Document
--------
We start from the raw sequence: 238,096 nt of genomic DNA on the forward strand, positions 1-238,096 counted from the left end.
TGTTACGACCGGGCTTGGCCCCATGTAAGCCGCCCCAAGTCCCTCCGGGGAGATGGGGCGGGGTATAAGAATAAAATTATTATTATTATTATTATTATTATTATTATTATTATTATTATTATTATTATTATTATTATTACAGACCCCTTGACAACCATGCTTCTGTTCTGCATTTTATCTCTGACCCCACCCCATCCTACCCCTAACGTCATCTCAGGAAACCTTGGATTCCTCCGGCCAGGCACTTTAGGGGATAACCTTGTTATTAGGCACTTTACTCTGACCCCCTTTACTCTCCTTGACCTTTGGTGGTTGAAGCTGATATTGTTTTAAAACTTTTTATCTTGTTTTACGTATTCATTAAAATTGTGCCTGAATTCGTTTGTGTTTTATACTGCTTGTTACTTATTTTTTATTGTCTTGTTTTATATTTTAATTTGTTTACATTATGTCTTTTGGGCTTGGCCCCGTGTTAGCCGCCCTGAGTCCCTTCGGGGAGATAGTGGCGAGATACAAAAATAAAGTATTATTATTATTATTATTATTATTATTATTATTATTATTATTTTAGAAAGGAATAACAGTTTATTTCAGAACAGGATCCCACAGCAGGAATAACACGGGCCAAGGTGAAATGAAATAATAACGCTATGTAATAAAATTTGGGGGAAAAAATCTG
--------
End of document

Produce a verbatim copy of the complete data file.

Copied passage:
We start from the raw sequence: 238,096 nt of genomic DNA on the forward strand, positions 1-238,096 counted from the left end.
TGTTACGACCGGGCTTGGCCCCATGTAAGCCGCCCCAAGTCCCTCCGGGGAGATGGGGCGGGGTATAAGAATAAAATTATTATTATTATTATTATTATTATTATTATTATTATTATTATTATTATTATTATTATTATTACAGACCCCTTGACAACCATGCTTCTGTTCTGCATTTTATCTCTGACCCCACCCCATCCTACCCCTAACGTCATCTCAGGAAACCTTGGATTCCTCCGGCCAGGCACTTTAGGGGATAACCTTGTTATTAGGCACTTTACTCTGACCCCCTTTACTCTCCTTGACCTTTGGTGGTTGAAGCTGATATTGTTTTAAAACTTTTTATCTTGTTTTACGTATTCATTAAAATTGTGCCTGAATTCGTTTGTGTTTTATACTGCTTGTTACTTATTTTTTATTGTCTTGTTTTATATTTTAATTTGTTTACATTATGTCTTTTGGGCTTGGCCCCGTGTTAGCCGCCCTGAGTCCCTTCGGGGAGATAGTGGCGAGATACAAAAATAAAGTATTATTATTATTATTATTATTATTATTATTATTATTATTATTTTAGAAAGGAATAACAGTTTATTTCAGAACAGGATCCCACAGCAGGAATAACACGGGCCAAGGTGAAATGAAATAATAACGCTATGTAATAAAATTTGGGGGAAAAAATCTG